By Wendy Burnett
I hate the “court shows” that have taken over daytime TV, but I get stuck watching them on a regular basis because my husband likes them . . .
That disclaimer being made, Judge Judy happened to be on my TV the other day while I was getting ready for work. The case doesn’t really matter, it was just another group of folks making themselves look stupid until Judge Judy came out with something to the effect of:
“if he was able to go pick up money at Western Union, twice, he doesn’t sound very disabled to me!”
This is a perfect example of the total ignorance of what a disability IS, and the complete lack of understanding that people with disabilities face every day from the “healthy” population.
Does Judge Judy perhaps think that if we are not totally confined to our homes, we don’t qualify as disabled? Has she forgotten that even those among us who use a wheelchair, and therefore are VISIBLY dealing with some form of disability, are still able to leave our homes? Does she think that going to Western Union to pick up money (a fifteen to twenty minute process) is somehow more difficult than getting to the doctor’s office and spending hours waiting to be seen, or would being able to go to the doctor also disqualify us from being able to claim our disability?
Maybe the person whose disability she so easily dismissed was a veteran who lost his legs fighting for our country, or a former police officer who was shot in the line of duty. Would that have changed her opinion, or would she still have dismissed his reality so lightly? What if he had lost a foot to diabetes? Would that disqualify him because diabetes is considered a “lifestyle disease” and those of us who are diabetic must have “brought it on ourselves?” Does a person with uncontrolled schizophrenia qualify as disabled; or someone with fibromyalgia or myalgic encephalomyelitis, or does the fact that these chronic illnesses are invisible disqualify those who have them even though many fibro and ME patients are confined to bed for long periods (and are actually more likely to be confined to their homes than those with more visible disabilities)?
I’m used to Judge Judy’s insensitivity, abrasive personality and absolute lack of understanding that her life is not typical for many of us; but this rude, insensitive statement totally threw me.
[Random rant related to the lack of understanding: In the case that is on right now, she just asked the defendant for his grandfather's phone number, and when he stated that his grandfather doesn't have a phone she said, "I don't believe you. EVERYONE has a phone." No, Ma'am, everyone DOESN'T have a phone . . . I don't. My husband has one, but we frequently don't have service on it because we didn't have money to buy minutes. I haven't had a telephone since 2008, and for almost a year my husband didn't have one either. There are also quite a few people who don't have bank accounts, because they don't have any money to put in them. The only reason I have one is because direct deposit is easier than trying to find someone to cash a check these days. (Bank accounts don't make a lot of sense when the money is gone the day after the check is deposited, especially if the company you work for doesn't offer direct deposit and you have to pay "service fees". Why would I be willing to pay someone to take my money and give it back to me when I can just keep it in the first place?)]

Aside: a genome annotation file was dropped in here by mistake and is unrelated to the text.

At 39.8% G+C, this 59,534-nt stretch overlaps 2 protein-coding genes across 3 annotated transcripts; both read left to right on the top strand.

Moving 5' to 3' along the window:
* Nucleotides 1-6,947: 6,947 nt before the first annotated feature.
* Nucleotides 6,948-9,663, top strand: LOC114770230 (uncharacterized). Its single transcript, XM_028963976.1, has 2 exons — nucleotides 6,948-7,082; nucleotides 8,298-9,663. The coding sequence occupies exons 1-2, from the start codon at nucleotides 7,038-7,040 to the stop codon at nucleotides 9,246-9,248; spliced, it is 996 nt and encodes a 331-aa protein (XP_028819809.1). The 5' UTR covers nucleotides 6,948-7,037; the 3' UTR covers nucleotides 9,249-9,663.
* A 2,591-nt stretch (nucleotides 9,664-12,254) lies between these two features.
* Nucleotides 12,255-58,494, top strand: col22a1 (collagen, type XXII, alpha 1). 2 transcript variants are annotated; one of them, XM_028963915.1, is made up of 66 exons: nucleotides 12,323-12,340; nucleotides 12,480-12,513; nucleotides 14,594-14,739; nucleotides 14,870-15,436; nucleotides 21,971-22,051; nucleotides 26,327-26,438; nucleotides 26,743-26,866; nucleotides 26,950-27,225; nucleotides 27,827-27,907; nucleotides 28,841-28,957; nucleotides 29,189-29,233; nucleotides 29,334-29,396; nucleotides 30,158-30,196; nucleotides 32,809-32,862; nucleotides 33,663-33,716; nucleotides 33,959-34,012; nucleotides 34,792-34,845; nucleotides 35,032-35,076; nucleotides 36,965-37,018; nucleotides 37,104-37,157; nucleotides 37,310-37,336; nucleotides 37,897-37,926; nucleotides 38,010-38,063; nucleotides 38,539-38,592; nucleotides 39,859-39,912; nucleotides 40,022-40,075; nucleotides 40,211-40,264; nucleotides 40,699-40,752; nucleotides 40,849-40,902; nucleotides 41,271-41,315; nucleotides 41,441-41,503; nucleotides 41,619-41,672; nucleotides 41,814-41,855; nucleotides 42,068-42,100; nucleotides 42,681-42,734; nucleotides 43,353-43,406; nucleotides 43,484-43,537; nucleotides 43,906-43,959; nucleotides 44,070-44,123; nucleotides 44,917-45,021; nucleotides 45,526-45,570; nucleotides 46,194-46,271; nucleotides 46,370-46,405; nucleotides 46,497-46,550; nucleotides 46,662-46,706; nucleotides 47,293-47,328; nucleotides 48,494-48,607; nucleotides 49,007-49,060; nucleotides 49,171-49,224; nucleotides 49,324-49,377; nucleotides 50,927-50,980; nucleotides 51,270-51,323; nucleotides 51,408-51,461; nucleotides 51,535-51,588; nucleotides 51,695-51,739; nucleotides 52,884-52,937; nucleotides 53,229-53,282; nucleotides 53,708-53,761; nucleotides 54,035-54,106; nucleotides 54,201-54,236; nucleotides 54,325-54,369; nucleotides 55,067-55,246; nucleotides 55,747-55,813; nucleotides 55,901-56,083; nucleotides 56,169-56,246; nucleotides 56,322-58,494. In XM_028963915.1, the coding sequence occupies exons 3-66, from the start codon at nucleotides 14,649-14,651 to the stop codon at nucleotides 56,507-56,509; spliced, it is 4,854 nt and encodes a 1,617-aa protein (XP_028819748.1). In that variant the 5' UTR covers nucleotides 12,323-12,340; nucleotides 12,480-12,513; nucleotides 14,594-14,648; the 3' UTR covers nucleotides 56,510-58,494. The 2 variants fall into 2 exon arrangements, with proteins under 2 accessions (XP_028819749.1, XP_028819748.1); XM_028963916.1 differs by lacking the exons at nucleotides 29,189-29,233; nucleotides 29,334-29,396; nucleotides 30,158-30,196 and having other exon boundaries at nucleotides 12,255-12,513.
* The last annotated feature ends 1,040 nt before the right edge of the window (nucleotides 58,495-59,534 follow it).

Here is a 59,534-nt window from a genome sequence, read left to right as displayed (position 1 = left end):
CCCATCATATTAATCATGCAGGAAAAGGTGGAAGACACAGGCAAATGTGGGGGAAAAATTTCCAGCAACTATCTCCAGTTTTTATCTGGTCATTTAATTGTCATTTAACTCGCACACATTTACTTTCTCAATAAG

So, anyway, back to the point of this post; which is supposed to be the general ignorance of the “able” population about what disability is, and what someone who is labeled “disabled” is actually able to do (and not able to do.) [And, by the way, that label is incorrect as well. We are not disabled, we have a disability or combination of disabilities.]
According to the UN definition, a disability is:
Any restriction or lack (resulting from an impairment) of ability to perform an activity in the manner or within the range considered normal for a human being.
According to Social Security, a disabling condition
- must be severe enough to last for at least the length of a year (or be projected to last that long) AND
- must prevent a person from being able to work during that time at one of their former jobs or engage in any other type of work
Even the ridiculously restrictive Social Security definition doesn’t exclude being able to visit the Western Union office. Just because someone is able to dress and go out for an hour or two does not mean they’re capable of spending 8 hours a day working (or even 2 hours.) I have friends who could manage to go to the Western Union office if it were important enough, but who would spend the next week in so much pain that they’d be confined to bed; and other friends, with disabilities that fit the Social Security definition, who wouldn’t be physically affected at all.
Statements like Judge Judy’s perpetuate stigma, discrimination against, and misunderstanding of the disability community. If we allow them to go unchallenged, our silence makes us complicit in this stigmatization. If this upsets you as badly as it does me; please write about it, contact Judge Judy and let her know how unacceptable such statements are, contact FOX and let them know how you feel about it, spread the word . . .
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